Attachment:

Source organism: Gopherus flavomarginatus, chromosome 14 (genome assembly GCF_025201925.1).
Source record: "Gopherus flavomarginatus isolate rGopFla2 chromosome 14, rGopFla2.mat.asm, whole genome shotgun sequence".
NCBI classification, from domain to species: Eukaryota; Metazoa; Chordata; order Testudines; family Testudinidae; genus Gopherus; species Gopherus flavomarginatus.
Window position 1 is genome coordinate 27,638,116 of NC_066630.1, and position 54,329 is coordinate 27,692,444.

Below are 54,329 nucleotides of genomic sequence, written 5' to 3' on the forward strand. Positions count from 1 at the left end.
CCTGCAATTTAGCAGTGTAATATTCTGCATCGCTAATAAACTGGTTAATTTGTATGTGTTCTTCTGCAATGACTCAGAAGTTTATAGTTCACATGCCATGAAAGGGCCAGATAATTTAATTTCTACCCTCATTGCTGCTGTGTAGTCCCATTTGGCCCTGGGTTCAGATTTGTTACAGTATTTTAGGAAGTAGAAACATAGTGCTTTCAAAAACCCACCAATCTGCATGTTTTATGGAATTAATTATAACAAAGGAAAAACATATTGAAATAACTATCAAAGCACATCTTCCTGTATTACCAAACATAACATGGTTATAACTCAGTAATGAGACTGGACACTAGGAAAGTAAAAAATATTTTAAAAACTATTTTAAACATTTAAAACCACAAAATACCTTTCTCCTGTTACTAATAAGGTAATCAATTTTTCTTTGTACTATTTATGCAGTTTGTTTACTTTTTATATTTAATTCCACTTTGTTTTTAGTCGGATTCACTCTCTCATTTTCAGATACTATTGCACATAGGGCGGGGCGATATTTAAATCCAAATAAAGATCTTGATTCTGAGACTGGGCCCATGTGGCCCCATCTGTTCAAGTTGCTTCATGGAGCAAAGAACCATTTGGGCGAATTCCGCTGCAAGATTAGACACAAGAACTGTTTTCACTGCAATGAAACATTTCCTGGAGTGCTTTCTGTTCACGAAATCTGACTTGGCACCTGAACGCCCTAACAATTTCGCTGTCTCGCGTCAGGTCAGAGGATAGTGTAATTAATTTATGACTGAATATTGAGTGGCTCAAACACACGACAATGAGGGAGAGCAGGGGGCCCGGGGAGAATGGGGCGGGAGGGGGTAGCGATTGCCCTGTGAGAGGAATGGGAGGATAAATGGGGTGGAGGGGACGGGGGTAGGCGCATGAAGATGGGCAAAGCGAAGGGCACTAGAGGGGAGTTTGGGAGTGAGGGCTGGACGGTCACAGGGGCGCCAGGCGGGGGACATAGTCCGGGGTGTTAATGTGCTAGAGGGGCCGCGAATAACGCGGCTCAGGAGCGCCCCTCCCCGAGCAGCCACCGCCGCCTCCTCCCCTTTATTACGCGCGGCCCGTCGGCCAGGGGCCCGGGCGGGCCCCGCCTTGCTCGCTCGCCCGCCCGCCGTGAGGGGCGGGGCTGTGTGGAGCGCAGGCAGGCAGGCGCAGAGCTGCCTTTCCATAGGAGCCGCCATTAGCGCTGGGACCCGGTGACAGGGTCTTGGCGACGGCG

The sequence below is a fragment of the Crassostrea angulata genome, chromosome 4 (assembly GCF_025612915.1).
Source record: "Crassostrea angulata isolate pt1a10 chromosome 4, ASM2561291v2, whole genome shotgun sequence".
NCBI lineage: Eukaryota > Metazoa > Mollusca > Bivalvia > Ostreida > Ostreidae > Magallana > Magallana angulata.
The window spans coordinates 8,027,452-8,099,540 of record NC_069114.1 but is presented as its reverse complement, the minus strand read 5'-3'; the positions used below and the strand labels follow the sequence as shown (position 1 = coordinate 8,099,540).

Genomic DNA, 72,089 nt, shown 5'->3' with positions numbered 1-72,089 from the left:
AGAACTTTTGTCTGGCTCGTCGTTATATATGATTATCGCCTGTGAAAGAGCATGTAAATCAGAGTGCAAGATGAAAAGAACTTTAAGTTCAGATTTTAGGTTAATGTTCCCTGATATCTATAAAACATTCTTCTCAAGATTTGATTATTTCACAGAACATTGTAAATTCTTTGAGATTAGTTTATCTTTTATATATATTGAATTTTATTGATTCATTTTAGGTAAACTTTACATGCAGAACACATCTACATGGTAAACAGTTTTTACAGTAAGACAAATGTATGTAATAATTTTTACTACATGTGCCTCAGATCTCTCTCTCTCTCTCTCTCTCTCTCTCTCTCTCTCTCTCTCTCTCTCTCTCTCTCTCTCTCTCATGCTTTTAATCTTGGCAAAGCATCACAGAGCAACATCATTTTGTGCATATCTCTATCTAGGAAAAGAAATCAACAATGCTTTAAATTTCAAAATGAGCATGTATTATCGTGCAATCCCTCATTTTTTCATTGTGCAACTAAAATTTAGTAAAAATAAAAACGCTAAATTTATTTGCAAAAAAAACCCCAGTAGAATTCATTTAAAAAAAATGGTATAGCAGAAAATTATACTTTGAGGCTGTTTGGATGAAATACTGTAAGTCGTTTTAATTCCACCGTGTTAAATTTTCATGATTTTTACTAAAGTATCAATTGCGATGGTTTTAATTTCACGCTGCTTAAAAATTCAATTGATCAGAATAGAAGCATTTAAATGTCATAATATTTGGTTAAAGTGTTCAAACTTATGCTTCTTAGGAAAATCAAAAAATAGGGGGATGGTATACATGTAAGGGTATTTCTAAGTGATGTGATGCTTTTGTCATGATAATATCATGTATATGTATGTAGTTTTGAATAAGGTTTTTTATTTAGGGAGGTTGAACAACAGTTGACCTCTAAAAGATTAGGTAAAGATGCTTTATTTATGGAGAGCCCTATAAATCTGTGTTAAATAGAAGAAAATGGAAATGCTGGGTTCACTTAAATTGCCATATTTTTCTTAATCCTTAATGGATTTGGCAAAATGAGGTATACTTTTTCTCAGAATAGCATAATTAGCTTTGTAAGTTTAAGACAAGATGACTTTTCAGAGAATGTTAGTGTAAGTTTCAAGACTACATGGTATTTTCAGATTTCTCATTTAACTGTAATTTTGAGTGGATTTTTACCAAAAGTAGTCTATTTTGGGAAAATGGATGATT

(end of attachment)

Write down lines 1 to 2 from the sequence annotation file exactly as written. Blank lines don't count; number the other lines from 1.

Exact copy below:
Source organism: Gopherus flavomarginatus, chromosome 14 (genome assembly GCF_025201925.1).
Source record: "Gopherus flavomarginatus isolate rGopFla2 chromosome 14, rGopFla2.mat.asm, whole genome shotgun sequence".